This highlights one of the biggest differences between Ryan and Mangini. As I wrote yesterday, Ryan seeks to put his players in a position whereby they can play to their strengths. Mangini was allowing how he used his players to be dictated by what they could not do. In Mangini’s defense, the Jets had been cap-strapped at the time and he didn’t have ideal personnel to work with, so building a conservative, bend-but-not-break defense was the best chance they had of remaining competitive.
There’s something much more interesting we can learn from the 2007 season that’s relevant to this topic, though.
Whoever heard of a 280-pound linebacker?
Oh how they scoffed when the Jets announced they were going to be moving a defensive tackle to linebacker. Nobody ever tried that before. It’s unheard of. Except…
Die-hard Jets fans may remember a game from that 2007 season when the Jets silenced the partisan Steelers faithful at the Meadowlands (no, that’s not a misprint) with a stunning overtime win. The Jets threw a strategic wrinkle that the Steelers weren’t expecting, by employing Shaun Ellis – a 6’5″ 285-pound defensive lineman – as an outside linebacker. The result was that the Jets – who entered the game with a league-low nine sacks in nine games – sacked Ben Roethlisberger seven times, with Ellis recording one sack and two half-sacks. That was just a one-off, a novelty though. Except…
Over the last six games of the season, the Jets persisted with the Ellis-at-outside-linebacker experiment. He played 93 snaps as an outside linebacker in those six games. Contrast that with Coples, who only played 173 snaps as an outside linebacker in 14 games. That’s fewer snaps-per-game standing up.
In addition, unlike the situation with Coples, Ellis wasn’t simply playing a defensive end role without putting his hand in the dirt or just standing up in some pass packages, he was actually playing an outside linebacker role in the base defense. Mangini and Sutton’s defense doesn’t operate like a hybrid, so they were actually bringing in another interior lineman (often CJ Mosley) and taking an outside linebacker out of the game for Ellis to replace.
Any concerns about Coples’ speed, agility or hip fluidity and the effect they could have on his ability to carry out such a role would apply equally to Ellis. In fact, I’d clearly peg Coples as better than him in these categories, although we can’t make a measurables comparison because Ellis opted not to work out at the combine. Did it effect Ellis, though? Not really, because he dropped into coverage just three times in those six games, no more or less than he would in any typical season. By contrast, Coples dropped into coverage 25 times last year, although it is interesting to note that nine of these plays were when he had his hand in the dirt. Opposing teams were unable to exploit Ellis being out of position, as he was one of the Jets’ better defensive performers throughout the season. The Jets were out of the race by midseason, but pretty competitive down the stretch.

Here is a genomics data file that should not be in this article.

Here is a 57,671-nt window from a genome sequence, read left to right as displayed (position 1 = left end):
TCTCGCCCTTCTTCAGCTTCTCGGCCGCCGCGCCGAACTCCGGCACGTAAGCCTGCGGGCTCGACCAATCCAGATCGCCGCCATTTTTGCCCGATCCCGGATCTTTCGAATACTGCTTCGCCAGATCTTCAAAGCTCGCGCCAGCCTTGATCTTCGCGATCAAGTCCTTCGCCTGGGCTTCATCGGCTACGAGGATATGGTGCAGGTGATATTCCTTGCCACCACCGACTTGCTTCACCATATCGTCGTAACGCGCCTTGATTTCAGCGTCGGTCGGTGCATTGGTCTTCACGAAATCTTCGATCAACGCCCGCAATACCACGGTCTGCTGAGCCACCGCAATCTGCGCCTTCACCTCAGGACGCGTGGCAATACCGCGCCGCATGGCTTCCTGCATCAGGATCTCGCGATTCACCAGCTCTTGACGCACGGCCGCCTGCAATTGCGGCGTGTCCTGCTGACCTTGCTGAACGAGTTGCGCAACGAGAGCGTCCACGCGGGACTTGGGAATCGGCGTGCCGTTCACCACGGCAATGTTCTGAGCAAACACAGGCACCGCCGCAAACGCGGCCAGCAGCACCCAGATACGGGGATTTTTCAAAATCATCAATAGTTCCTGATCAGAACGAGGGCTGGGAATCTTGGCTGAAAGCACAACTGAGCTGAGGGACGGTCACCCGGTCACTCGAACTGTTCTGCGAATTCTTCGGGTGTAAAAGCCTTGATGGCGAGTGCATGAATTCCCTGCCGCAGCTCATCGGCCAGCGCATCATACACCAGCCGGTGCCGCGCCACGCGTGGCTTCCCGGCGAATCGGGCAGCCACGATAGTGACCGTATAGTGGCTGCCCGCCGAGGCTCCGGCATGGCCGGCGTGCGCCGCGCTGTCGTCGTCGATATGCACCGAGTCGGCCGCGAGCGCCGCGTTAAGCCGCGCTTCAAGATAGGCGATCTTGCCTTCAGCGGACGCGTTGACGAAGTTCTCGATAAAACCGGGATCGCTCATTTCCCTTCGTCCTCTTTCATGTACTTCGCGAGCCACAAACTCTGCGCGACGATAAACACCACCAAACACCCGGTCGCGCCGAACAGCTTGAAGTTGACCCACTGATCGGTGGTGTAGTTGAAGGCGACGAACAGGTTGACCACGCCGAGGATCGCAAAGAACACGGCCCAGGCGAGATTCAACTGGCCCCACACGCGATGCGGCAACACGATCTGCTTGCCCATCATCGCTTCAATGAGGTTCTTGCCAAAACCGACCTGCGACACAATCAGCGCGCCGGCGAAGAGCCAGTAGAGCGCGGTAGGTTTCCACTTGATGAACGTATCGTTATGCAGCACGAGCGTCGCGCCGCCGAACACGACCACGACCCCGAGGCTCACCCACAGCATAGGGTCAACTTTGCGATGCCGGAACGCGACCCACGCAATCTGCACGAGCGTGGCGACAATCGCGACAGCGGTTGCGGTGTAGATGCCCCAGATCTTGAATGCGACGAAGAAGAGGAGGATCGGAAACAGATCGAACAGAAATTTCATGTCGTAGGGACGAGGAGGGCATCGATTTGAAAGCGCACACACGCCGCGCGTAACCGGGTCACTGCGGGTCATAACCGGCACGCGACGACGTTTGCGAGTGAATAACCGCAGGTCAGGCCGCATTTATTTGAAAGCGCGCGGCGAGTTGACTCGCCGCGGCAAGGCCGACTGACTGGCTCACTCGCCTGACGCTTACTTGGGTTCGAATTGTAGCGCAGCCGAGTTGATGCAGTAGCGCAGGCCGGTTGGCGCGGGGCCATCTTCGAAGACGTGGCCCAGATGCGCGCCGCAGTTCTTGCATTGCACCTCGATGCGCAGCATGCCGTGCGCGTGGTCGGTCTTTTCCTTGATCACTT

Assessing Coples’ progress
Some have suggested, perhaps based on the sack totals, that Coples was less productive once he moved full-time into the edge rusher role. However, that’s not true at all. In his rookie year, Coples never had more than four total pressures (sacks plus hits plus hurries) in a game. However, in the second half of last year, he averaged 4.5 per game.
That’s not entirely as cut-and-dried as it would seem. You would typically expect a higher rate of pressure coming off the edge than you would for an interior player. However, at the same time, we shouldn’t forget that those rookie pass rush numbers do include some plays where he was coming off the edge.
What about the first half of the year, though? Just one sack, four hits and four pressures? That was definitely a slow start for him in terms of production. Of course this was partly attributable to the change in role, but also let’s not forget that he broke his foot in August, so the fact it took him until October to get firing on all cylinders could also be attributable to that.
We’ll have to wait and see whether that second half output was indicative of what he’s capable of producing all the time or whether those numbers will even off. If he can generate pressure at that rate, those numbers would be comparable to the elite edge rushers around the NFL. Even when he wasn’t producing statistically, there were signs throughout the season that he was giving opposing tackles more and more problems and there were plenty of examples of him beating his man but not generating a pressure because the opposing quarterback got rid of the ball almost immediately. He could perhaps benefit indirectly from a better performance from the secondary this year too.
It’s not all about pass rushing though. How did Coples fare against the run? Again, he showed improvements in this area. As a unit, the Jets run defense was the best in the NFL for the majority of the season, with Coples playing over 80% of the snaps. That in and of itself indicates that he was making positive contributions. He graded out positively (+4.5) according to PFF, having had a negative grade (-1.5) as a rookie. Once again, he showed improvements in this area over the second half of the year. Overall, he had eight tackles for a loss in 14 games, as opposed to five in 16 as a rookie.
Maybe the change to his role accelerated his growth, maybe it set him back. Either way, it seems clear he did improve from year one to year two and that progress is something the Jets will be keen to continue fostering.
While much has been written and speculated about Coples’ role and likely performance in 2014 and beyond, the proof is in the pudding and it will be exciting to see what he can achieve this season.
It remains to be seen whether the weight loss will work in his favor, but if he can get to the quarterback a half-step sooner, that could make a huge difference. Coples had a team leading 15 quarterback hits in 2013; Turning just half of these into sacks would take him comfortably into double-digits.
As long as he remains healthy, the sky’s the limit for Coples and Ryan has set up the defense in such a way as he could make a real name for himself this year if he lives up to his promise. Things are moving in the right direction, so perhaps we should trust Rex Ryan. He knows what he’s doing.
This series continues next weekend with an article focusing on Kenrick Ellis.